It ain’t easy owning bitcoin. Back in the day, you could own 50 BTC and nobody cared. But now that the digital currency is actually worth something, everyone wants a piece. Thieves, friends who didn’t listen, the taxman, and, when your marriage breaks down, your spouse. The blockchain might be immutable, but love isn’t. What happens to your bitcoin when you break up?
In most countries, divorce involves an equal division of assets, or at least one that sees both parties walk away with a sizeable chunk. Some assets, like the family dog, can’t easily be split into two, but a bitcoin goes into 100 million parts. What happens to your cryptocurrency when your partner files for divorce? If you thought dying was complicated, you should try getting a divorce.
Divorces don’t happen overnight. Generally they’re the consequence of a gradual breakdown, during which both parties have time to squirrel away assets. That may be immoral (as immoral as the behavior that prompted the divorce), but the practise is as old as marriage itself. Cases abound of husbands pleading poverty by the time the divorce comes to court due to bank accounts that have been mysteriously drained in the months prior, and of wives maxing out credit cards. Now imagine how easy it is for your partner to “give” their bitcoins away to a friend prior to a divorce being finalized.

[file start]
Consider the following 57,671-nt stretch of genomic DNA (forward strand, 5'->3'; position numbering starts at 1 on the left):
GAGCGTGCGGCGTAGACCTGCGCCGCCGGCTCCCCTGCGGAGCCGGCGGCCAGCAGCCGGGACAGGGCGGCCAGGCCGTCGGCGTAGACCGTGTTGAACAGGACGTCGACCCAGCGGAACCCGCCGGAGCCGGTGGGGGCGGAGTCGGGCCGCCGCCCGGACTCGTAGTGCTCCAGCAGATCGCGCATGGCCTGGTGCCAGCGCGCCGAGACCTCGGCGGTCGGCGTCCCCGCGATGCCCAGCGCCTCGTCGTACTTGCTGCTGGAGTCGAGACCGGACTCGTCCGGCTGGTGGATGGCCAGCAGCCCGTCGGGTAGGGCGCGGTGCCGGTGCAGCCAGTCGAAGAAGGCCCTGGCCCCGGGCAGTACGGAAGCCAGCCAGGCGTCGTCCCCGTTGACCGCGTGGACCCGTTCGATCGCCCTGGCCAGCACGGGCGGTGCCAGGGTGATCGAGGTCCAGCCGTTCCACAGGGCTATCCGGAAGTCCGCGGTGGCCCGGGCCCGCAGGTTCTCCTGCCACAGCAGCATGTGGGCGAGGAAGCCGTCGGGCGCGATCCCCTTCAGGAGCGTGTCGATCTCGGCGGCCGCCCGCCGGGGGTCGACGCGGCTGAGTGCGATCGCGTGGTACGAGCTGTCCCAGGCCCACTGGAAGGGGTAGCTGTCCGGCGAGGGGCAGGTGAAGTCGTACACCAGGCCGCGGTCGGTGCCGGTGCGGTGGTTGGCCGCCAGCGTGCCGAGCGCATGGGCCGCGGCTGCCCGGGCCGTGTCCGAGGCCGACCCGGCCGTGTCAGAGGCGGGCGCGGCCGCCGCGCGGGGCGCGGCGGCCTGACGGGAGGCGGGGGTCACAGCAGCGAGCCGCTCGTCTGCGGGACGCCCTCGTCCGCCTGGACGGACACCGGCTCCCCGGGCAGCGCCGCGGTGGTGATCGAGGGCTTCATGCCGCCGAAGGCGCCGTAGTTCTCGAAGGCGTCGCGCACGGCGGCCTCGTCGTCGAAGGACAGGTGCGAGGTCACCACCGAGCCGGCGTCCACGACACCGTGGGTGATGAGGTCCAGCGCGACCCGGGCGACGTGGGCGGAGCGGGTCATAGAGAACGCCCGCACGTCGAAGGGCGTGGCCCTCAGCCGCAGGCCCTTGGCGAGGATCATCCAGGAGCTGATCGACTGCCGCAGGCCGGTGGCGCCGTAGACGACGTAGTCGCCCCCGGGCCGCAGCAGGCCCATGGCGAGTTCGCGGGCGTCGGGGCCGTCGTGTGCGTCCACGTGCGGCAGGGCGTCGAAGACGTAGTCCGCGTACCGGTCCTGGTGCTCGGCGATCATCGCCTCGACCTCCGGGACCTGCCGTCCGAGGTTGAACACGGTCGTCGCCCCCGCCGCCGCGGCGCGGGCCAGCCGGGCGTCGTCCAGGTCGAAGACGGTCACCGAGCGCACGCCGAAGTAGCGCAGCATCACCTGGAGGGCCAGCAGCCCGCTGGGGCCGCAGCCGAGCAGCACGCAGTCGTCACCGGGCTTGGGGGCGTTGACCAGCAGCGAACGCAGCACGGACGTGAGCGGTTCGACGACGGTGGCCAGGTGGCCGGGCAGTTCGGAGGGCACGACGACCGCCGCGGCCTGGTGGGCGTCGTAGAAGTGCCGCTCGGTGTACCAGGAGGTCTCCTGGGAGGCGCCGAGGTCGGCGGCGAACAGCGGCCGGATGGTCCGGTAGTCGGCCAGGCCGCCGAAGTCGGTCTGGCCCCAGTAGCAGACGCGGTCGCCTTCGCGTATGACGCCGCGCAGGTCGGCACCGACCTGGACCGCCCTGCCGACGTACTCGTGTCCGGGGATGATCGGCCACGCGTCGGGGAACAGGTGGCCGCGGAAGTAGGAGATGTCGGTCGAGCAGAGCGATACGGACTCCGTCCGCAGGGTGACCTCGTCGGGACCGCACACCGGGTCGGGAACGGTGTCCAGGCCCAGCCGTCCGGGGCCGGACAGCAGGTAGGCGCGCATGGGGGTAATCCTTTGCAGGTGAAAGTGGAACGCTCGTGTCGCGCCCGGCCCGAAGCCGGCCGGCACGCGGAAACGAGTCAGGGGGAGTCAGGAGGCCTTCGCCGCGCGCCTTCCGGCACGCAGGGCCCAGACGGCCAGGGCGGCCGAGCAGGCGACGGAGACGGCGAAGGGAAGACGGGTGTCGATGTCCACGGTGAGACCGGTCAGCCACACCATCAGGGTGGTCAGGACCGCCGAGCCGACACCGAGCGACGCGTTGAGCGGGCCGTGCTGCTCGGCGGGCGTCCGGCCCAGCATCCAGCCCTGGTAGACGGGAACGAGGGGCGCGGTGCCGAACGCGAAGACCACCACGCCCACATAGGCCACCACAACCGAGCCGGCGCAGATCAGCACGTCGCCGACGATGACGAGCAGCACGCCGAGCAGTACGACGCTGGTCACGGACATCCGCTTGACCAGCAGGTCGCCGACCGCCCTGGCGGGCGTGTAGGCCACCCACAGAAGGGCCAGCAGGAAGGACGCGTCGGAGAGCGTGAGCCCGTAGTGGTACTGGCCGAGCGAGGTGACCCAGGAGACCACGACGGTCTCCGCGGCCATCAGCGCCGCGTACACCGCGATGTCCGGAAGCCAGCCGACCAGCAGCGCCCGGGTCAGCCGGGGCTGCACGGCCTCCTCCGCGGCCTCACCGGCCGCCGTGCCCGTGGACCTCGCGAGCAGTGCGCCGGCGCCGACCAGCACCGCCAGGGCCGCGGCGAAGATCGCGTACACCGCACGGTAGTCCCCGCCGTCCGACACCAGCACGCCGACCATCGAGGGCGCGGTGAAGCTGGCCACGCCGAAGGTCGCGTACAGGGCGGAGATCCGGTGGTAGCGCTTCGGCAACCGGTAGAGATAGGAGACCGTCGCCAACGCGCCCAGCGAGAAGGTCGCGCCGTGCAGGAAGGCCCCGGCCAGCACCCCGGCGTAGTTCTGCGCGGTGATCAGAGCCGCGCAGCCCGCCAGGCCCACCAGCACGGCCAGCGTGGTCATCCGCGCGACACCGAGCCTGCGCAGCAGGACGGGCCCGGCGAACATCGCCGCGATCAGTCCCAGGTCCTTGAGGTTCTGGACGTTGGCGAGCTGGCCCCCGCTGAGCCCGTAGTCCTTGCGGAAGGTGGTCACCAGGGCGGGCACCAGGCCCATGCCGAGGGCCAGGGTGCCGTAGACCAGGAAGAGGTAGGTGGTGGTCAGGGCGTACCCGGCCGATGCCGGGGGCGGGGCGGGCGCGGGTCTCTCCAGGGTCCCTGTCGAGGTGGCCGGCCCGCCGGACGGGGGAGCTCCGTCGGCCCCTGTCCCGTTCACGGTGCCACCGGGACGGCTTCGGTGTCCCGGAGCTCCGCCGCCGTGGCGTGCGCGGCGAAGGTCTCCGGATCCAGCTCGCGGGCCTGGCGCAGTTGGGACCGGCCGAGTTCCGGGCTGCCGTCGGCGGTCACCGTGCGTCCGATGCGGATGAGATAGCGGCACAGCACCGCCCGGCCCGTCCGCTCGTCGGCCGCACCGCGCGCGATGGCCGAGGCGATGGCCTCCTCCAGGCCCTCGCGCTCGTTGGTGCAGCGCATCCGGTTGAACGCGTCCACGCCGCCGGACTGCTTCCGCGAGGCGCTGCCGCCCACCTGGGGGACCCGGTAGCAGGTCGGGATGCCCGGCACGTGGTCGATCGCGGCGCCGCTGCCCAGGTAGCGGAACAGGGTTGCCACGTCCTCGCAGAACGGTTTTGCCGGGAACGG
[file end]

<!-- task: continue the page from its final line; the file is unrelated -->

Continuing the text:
As we enter an age in which couples’ assets are increasingly digitized and under their own control, dividing them should be simple in theory. Parting with half of one’s cryptocurrency collection doesn’t come easy however. That portfolio may have taken years of careful trading and countless late nights to acquire – exacerbating marital tensions in the process. Progressive males let their wife keep her surname and give up half their crypto come the divorce. Patriarchal oppressors put it all in monero and deny everything.
All joking aside, there is evidence of bitcoin being used to squirrel away assets in anticipation of a divorce. It’s a tactic which the men’s rights movement has supposedly endorsed, and it’s a hard one to counter. If a spouse were to plead that they had gambled away all their cryptocurrency or lost it on a scamcoin, who’s to prove otherwise?